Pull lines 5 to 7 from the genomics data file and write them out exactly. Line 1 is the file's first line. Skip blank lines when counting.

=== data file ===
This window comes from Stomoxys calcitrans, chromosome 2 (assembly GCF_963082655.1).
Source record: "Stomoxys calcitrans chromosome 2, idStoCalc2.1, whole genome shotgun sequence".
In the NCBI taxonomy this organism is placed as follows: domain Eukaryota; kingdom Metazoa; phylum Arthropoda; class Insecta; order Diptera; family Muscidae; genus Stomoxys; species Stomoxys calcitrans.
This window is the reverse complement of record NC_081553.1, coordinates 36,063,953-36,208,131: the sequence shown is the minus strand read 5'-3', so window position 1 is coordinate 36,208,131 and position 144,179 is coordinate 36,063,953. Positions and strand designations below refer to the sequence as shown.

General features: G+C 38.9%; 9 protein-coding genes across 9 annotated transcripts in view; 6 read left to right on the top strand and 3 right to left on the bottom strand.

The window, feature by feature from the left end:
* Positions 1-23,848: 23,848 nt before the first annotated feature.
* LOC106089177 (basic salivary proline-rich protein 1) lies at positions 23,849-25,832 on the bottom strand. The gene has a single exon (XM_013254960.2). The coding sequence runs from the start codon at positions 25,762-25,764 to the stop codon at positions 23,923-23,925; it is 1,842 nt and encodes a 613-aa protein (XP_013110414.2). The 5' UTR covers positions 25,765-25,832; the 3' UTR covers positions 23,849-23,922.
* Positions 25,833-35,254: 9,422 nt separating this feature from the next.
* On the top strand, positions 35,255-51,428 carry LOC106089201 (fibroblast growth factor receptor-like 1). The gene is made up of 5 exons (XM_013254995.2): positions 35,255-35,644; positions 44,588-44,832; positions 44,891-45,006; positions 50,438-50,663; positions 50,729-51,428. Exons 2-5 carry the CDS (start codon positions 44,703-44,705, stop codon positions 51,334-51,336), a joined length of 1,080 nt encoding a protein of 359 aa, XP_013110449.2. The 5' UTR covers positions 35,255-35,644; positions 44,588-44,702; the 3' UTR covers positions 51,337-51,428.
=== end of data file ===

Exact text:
General features: G+C 38.9%; 9 protein-coding genes across 9 annotated transcripts in view; 6 read left to right on the top strand and 3 right to left on the bottom strand.

The window, feature by feature from the left end:
* Positions 1-23,848: 23,848 nt before the first annotated feature.